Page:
The Eigenfactor came out of the Metrics Eigenfactor Project, a bibliometric research project conducted by Professor Carl Bergstrom and his laboratory at University of Washington.
The Eigenfactor score measures the number of times articles from the journal published in the past five years have been cited in the JCR year.
Like the Impact Factor score, the Eigenfactor score is essentially a ratio of number of citations to total number of articles. However, unlike the Impact Factor, the Eigenfactor Score:
Eigenfactor scores are scaled so that the sum of the Eigenfactor scores of all journals listed in Thomson's Journal Citation Reports (JCR) is 100. In 2006, the journal Nature has the highest Eigenfactor score, with a score of 1.992. The top thousand journals, as ranked by Eigenfactor score, all have Eigenfactor scores above 0.01.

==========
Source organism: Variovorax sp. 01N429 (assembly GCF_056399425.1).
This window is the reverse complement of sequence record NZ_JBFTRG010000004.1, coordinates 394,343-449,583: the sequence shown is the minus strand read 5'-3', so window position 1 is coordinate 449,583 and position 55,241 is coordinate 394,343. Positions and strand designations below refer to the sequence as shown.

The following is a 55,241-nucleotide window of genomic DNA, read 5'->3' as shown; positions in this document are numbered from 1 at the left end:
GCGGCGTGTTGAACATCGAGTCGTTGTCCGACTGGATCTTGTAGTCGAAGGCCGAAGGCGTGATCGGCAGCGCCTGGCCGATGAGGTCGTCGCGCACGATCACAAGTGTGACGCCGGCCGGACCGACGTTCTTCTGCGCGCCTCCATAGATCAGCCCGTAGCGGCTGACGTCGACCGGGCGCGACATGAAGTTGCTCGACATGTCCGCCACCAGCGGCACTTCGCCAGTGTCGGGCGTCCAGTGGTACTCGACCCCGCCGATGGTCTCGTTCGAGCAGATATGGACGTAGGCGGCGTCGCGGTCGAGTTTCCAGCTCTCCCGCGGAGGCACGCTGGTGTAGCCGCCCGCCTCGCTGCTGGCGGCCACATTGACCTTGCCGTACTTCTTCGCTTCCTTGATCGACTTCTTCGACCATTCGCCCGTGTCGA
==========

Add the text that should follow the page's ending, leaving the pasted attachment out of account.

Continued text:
Like the Impact Factor and Article Influence Score, the Eigenfactor Score uses Thomson Reuters (ISI Web of Knowledge) citation data to assess and track the influence of a journal in relation to other journals in the same discipline.
Eigenfactor Metrics are available only for JCR (Journal Citation Reports) years 1999 and later.
Bergstrom, C. (2007). Eigenfactor: Measuring the value and prestige of scholarly journals. College and Research Libraries News, 68(5), 314-316.
An eigen is a particular or peculiar characteristic and is a prefix that can be applied to different scientific terms. For example, eigenvalue, eigenstate, etc.
Oxford English Dictionary (requires a subscription)
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